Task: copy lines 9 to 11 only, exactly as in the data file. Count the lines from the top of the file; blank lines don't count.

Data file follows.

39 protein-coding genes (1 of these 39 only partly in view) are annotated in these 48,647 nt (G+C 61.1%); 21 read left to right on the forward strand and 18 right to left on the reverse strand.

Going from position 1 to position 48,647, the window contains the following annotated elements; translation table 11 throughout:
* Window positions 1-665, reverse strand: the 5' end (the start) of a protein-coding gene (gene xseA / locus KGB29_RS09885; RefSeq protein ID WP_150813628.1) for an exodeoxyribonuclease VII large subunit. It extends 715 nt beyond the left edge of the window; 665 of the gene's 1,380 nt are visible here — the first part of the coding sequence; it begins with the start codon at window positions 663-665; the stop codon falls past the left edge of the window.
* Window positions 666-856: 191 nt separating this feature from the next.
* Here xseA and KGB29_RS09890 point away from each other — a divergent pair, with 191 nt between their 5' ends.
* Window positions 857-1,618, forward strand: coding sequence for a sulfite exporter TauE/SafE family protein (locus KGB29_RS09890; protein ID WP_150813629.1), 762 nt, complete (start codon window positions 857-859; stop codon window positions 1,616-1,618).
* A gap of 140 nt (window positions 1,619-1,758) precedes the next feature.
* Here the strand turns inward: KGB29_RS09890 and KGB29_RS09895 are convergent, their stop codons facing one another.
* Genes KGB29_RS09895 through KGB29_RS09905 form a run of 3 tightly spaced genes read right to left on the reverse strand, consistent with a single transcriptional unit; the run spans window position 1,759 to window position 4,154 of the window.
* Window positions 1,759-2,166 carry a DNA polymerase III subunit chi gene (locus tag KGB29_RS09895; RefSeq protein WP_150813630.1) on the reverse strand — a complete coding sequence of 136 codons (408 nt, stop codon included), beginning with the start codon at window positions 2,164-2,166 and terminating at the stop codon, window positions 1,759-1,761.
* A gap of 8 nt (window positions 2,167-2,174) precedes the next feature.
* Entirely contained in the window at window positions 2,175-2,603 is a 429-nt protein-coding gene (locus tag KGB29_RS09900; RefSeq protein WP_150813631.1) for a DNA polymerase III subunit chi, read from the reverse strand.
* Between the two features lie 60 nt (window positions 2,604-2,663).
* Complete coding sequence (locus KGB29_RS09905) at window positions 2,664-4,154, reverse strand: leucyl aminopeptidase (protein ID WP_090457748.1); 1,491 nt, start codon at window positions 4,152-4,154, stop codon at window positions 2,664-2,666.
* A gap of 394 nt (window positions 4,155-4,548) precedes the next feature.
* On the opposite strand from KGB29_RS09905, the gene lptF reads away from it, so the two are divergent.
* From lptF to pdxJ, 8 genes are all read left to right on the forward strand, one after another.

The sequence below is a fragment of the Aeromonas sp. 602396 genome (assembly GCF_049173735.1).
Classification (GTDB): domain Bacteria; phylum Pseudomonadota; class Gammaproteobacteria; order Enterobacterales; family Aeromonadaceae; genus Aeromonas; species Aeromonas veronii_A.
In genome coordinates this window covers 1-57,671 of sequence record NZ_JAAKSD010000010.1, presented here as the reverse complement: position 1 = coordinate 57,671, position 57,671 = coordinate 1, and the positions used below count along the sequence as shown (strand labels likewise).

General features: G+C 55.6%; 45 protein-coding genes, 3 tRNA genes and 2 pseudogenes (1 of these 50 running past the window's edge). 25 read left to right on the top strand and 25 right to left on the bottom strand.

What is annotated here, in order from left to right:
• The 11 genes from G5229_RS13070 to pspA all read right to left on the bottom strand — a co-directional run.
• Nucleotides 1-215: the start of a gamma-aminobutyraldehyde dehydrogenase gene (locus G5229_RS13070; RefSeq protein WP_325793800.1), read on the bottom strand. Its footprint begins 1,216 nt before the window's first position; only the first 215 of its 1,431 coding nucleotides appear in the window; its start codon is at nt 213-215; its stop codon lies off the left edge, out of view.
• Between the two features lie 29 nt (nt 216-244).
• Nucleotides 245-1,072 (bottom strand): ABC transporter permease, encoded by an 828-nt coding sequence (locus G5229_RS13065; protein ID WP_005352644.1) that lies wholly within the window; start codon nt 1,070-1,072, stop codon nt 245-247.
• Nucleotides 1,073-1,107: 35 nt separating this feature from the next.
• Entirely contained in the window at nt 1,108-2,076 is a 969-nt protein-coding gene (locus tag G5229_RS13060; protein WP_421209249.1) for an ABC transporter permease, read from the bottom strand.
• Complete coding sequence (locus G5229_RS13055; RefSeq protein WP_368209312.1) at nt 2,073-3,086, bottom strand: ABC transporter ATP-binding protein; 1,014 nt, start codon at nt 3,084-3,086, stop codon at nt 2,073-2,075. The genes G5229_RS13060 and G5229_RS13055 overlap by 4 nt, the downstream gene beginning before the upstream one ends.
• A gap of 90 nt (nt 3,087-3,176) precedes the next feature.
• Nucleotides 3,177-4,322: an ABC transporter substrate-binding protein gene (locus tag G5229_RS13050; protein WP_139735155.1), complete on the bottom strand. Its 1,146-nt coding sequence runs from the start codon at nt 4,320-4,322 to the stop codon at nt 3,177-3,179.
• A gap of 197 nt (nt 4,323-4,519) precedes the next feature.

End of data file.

* Genes KGB29_RS09895 through KGB29_RS09905 form a run of 3 tightly spaced genes read right to left on the reverse strand, consistent with a single transcriptional unit; the run spans window position 1,759 to window position 4,154 of the window.
* Window positions 1,759-2,166 carry a DNA polymerase III subunit chi gene (locus tag KGB29_RS09895; RefSeq protein WP_150813630.1) on the reverse strand — a complete coding sequence of 136 codons (408 nt, stop codon included), beginning with the start codon at window positions 2,164-2,166 and terminating at the stop codon, window positions 1,759-1,761.
* A gap of 8 nt (window positions 2,167-2,174) precedes the next feature.